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A: There are those who suspect Wildflower Center volunteers are the culpable and capable culprits. Yet, others think staff members play some, albeit small, role. You can torture us with your plant questions, but we will never reveal the Green Guru's secret identity.

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Thursday - December 12, 2013

From: Austin, TX
Region: Southwest
Topic: Pests, Trees
Title: Galls on live oak tree in Austin
Answered by: Nan Hampton

QUESTION:

I live in Austin, and have a 13 year old live oak in my yard. It has developed little spheres, kind of like green peas, on the underside of the leaves. What is it? Is it harmful? Is there something I should be doing to get rid of them?

ANSWER:

Mr. Smarty Plants is going to refer you to the answer to a recent question from someone else in Central Texas with the same, or at least similar, problem.  The little spheres are galls made by the trees tissue in response to the developing larva of an insect feeding on the leaf.  The galls are rarely injurious to the tree and there isn't really a method (such as spraying) to kill the larva inside the gall.  Here is a copy of the answer:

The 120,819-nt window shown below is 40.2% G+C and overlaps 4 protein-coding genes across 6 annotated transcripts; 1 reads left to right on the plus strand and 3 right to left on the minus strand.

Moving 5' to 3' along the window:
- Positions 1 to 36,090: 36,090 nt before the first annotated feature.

"They are galls caused by the trees reaction to insects laying their eggs in the leaves. The tree's tissues expand and grow around the developing egg and the resulting larvae that feeds on the plant tissue before emerging as an adult.  The galls may not be aesthetically attractive but they are not especially deleterious to the trees.  There is really no way to "treat" them since the insect is safely ensconced within the gall and won't be reached by any insecticide.  Here are some articles related to galls from Texas A&M Texas Plant Disease Diagnostic Lab and from Texas A&M AgriLife Extension.  Here are photos of oak leaf galls caused by Belonocnema tratae and more photos of oak galls from the Central Texas Gardener blog."

 

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